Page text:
When we are faced with the document, bearing the Chancellor's signature, the central question, which only the Prime Minister, the Chancellor and the Government can answer, is: which side are the Government on? Are they on the side of the Party of European Socialists, with Mr. Lafontaine and Mr. Jospin, in favour of a cartel of socialists protecting high taxes; or on the side of the centre right, with a commitment to an open, competitive marketplace as the best discipline on Governments, for the same reason that it is the best discipline on companies?

9.1 pm

Mrs. Anne Campbell (Cambridge)

We are all aware that the Tory party is against further European integration, but it was not until this evening that it became clear to me how far it had moved. The hon. Member for Stone (Mr. Cash), who was on the extreme Euro-sceptic wing in the previous Parliament, must be bewildered at the speed at which the rest of his party has caught up with him.

Every disagreement, every remark by a Minister from another European country, regardless of whether the Government agree with it, and every rumour that appears in the press, is used to further the Tory agenda. The Tories make no attempt to make a sensible argument against European integration, but merely use crude scare tactics to try to convince the British people that they will suffer catastrophic tax rises if we continue to talk to our European partners. Their whole agenda is obviously nonsense, and I do not believe that the British people will be taken in.

Our debate this evening is not about what is best for the United Kingdom, the British people or British business: it is simply about the dreadful state of the Tory party. That party is utterly demoralised by its disintegration in the House of Lords, and dismayed by the abysmal performance of its leader in the House of Commons, and it does not have the faintest idea how to be an effective Opposition.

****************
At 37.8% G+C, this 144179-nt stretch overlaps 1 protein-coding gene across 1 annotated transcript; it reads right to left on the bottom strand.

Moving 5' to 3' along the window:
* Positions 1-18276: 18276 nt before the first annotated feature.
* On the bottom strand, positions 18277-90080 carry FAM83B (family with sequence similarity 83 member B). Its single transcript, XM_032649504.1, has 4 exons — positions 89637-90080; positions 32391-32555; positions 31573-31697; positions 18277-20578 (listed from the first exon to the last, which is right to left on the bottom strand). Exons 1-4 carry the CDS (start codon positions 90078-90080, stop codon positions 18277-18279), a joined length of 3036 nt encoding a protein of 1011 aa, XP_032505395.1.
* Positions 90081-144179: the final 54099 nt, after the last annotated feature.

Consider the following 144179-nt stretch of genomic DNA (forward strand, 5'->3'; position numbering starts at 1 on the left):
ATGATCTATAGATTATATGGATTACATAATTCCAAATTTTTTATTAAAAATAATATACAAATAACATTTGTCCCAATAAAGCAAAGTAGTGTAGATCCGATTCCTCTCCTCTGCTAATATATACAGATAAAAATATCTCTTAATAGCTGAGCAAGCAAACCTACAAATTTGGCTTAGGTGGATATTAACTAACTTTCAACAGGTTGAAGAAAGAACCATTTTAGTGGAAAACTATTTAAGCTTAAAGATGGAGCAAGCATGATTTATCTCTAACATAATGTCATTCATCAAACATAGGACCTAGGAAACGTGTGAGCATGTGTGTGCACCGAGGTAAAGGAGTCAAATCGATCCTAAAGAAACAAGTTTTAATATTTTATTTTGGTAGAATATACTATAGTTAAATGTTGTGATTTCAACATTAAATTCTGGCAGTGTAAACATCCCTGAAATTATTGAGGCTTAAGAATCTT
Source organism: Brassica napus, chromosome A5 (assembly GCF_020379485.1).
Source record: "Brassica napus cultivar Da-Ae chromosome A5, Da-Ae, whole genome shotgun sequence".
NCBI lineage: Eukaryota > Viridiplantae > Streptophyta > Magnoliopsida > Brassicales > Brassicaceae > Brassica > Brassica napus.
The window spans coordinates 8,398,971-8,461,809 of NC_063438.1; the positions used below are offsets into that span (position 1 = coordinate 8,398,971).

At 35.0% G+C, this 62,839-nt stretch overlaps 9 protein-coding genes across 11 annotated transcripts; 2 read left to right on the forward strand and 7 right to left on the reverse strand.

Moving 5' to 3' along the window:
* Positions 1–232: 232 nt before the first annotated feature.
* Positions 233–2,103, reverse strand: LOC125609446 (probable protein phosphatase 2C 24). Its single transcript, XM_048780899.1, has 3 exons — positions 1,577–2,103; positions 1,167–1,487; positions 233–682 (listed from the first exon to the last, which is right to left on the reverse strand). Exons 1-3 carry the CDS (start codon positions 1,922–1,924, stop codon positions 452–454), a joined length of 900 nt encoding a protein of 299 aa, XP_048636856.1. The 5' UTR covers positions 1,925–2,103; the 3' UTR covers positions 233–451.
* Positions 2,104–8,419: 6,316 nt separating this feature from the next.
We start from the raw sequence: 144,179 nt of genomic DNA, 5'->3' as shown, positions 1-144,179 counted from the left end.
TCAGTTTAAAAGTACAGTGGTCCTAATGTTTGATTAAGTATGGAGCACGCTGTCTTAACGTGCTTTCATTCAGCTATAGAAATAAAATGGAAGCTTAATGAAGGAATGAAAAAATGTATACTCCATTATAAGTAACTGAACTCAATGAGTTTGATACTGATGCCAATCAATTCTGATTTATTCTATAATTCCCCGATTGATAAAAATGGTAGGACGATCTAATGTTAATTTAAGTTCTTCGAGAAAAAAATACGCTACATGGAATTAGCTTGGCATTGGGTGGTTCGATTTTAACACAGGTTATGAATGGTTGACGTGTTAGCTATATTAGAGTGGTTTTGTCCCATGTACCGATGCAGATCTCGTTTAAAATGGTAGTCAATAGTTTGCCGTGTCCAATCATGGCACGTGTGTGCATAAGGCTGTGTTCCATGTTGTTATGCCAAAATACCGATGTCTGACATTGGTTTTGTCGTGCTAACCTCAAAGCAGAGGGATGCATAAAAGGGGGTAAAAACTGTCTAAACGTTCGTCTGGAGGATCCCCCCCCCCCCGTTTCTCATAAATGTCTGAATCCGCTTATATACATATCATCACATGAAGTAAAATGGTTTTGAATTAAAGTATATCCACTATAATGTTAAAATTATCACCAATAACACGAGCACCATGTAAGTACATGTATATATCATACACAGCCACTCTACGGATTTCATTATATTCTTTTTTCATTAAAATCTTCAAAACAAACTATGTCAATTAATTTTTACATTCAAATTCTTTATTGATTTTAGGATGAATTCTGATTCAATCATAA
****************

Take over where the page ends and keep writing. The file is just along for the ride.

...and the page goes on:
I confess myself amazed that the Tory party would dare to raise the subject of tax, in the light of the previous Government's 22 tax rises, the abortive attempt to impose 17.5 per cent. VAT on fuel, and all the broken promises. It appears to think that the people of this country have extremely short memories.

Mr. Desmond Swayne (New Forest, West)

Will the hon. Lady give way?

Mrs. Campbell

No, because I have only a short time, and others want to speak. I am sure that the hon. Gentleman will get an opportunity to speak if he catches the Deputy Speaker's eye.

Time and again, the right hon. Member for Huntingdon (Mr. Major), the previous Prime Minister, told the electorate that tax would be cut, but the reality was that the Tories did the very opposite of what they had promised: they increased taxes. The 22 new Tory taxes cost a typical family more than £2,000 extra. As if that were not enough, just before the 1992 general election, on 17 March, the right hon. Gentleman said: we have no need and no plans to extend the scope of VAT. Earlier that year, he promised that there would be no VAT increase.

That seemed clear. Many people were taken in by the promise from what appeared to be Honest John, but the Tories imposed VAT on fuel at 8 per cent. A massive popular campaign helped the then Labour Opposition to defeat that unfair tax. It would have hit hardest those on low incomes and elderly people, who need to keep their homes warm.

How can anyone ever trust the Conservative party again? The party that keeps its promises is the Labour party, and I am proud to belong to a party which has kept its promises on tax—

Mr. St. Aubyn

On a point of order, Mr. Deputy Speaker.

Mr. Deputy Speaker (Mr. Michael J. Martin)

Order. I hope that it is a point of order. Many hon. Members will not be called for this debate.

Mr. St. Aubyn

Mr. Deputy Speaker, are the hon. Lady's comments germane to a debate about tax harmonisation?

Mr. Deputy Speaker

I knew that it was not a point of order.

Mrs. Campbell

I know that the Opposition do not like to hear what I am saying, but it is extremely important that we continue to remind the electorate of the promises that were made and not kept.

The new Labour Government have cut VAT on fuel to 5 per cent. They have not raised the basic or top rates of income tax. They have not extended VAT to food, children's clothing, books, newspapers or public transport fares. I know that the Government will continue to keep their promises on tax.

The Conservative party is using scare tactics again when it pretends that the Government will give up their veto on matters of taxation. In 1997, the Labour party manifesto made it clear that we would retain the national veto over key matters of national interest such as taxation. My right hon. Friend the Chancellor has explained clearly that tax proposals require unanimity.